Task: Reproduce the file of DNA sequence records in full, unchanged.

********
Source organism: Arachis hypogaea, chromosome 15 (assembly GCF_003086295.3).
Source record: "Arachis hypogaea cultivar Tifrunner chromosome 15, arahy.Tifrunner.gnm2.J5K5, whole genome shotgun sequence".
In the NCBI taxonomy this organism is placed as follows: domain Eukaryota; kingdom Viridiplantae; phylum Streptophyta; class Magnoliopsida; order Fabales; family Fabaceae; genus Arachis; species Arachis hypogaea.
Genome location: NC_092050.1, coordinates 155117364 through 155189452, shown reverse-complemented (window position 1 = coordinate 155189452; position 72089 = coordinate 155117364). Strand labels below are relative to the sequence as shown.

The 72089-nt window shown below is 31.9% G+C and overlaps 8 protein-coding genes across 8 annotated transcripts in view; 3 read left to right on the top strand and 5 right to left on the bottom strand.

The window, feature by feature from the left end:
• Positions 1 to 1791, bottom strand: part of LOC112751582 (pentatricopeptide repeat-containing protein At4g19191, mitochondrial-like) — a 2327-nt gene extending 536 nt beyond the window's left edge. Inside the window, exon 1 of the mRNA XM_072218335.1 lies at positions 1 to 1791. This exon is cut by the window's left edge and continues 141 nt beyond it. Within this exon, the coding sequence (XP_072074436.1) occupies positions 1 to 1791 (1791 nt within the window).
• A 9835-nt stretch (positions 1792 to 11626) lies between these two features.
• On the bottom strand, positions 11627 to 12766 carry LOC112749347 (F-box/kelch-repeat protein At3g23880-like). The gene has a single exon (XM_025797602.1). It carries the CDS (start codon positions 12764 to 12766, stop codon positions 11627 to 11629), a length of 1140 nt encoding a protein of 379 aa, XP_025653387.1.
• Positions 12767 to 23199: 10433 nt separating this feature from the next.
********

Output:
Source organism: Arachis hypogaea, chromosome 15 (assembly GCF_003086295.3).
Source record: "Arachis hypogaea cultivar Tifrunner chromosome 15, arahy.Tifrunner.gnm2.J5K5, whole genome shotgun sequence".
In the NCBI taxonomy this organism is placed as follows: domain Eukaryota; kingdom Viridiplantae; phylum Streptophyta; class Magnoliopsida; order Fabales; family Fabaceae; genus Arachis; species Arachis hypogaea.
Genome location: NC_092050.1, coordinates 155117364 through 155189452, shown reverse-complemented (window position 1 = coordinate 155189452; position 72089 = coordinate 155117364). Strand labels below are relative to the sequence as shown.

The 72089-nt window shown below is 31.9% G+C and overlaps 8 protein-coding genes across 8 annotated transcripts in view; 3 read left to right on the top strand and 5 right to left on the bottom strand.

The window, feature by feature from the left end:
• Positions 1 to 1791, bottom strand: part of LOC112751582 (pentatricopeptide repeat-containing protein At4g19191, mitochondrial-like) — a 2327-nt gene extending 536 nt beyond the window's left edge. Inside the window, exon 1 of the mRNA XM_072218335.1 lies at positions 1 to 1791. This exon is cut by the window's left edge and continues 141 nt beyond it. Within this exon, the coding sequence (XP_072074436.1) occupies positions 1 to 1791 (1791 nt within the window).
• A 9835-nt stretch (positions 1792 to 11626) lies between these two features.
• On the bottom strand, positions 11627 to 12766 carry LOC112749347 (F-box/kelch-repeat protein At3g23880-like). The gene has a single exon (XM_025797602.1). It carries the CDS (start codon positions 12764 to 12766, stop codon positions 11627 to 11629), a length of 1140 nt encoding a protein of 379 aa, XP_025653387.1.
• Positions 12767 to 23199: 10433 nt separating this feature from the next.